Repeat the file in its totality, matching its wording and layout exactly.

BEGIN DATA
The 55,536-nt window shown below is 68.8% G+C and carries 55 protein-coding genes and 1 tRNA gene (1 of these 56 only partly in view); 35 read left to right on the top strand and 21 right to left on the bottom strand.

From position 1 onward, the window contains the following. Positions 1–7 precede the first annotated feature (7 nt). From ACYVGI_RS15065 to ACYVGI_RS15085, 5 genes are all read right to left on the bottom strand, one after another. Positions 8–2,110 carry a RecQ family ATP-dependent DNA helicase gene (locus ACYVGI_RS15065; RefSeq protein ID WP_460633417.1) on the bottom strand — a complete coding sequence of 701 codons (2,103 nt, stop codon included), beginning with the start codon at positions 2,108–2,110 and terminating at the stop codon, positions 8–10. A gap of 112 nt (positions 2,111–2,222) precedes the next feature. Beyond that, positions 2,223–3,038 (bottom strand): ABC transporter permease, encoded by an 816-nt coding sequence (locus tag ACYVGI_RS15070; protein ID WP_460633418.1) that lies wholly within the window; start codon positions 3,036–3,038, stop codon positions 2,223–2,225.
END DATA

The 55,536-nt window shown below is 68.8% G+C and carries 55 protein-coding genes and 1 tRNA gene (1 of these 56 only partly in view); 35 read left to right on the top strand and 21 right to left on the bottom strand.

From position 1 onward, the window contains the following. Positions 1–7 precede the first annotated feature (7 nt). From ACYVGI_RS15065 to ACYVGI_RS15085, 5 genes are all read right to left on the bottom strand, one after another. Positions 8–2,110 carry a RecQ family ATP-dependent DNA helicase gene (locus ACYVGI_RS15065; RefSeq protein ID WP_460633417.1) on the bottom strand — a complete coding sequence of 701 codons (2,103 nt, stop codon included), beginning with the start codon at positions 2,108–2,110 and terminating at the stop codon, positions 8–10. A gap of 112 nt (positions 2,111–2,222) precedes the next feature. Beyond that, positions 2,223–3,038 (bottom strand): ABC transporter permease, encoded by an 816-nt coding sequence (locus tag ACYVGI_RS15070; protein ID WP_460633418.1) that lies wholly within the window; start codon positions 3,036–3,038, stop codon positions 2,223–2,225.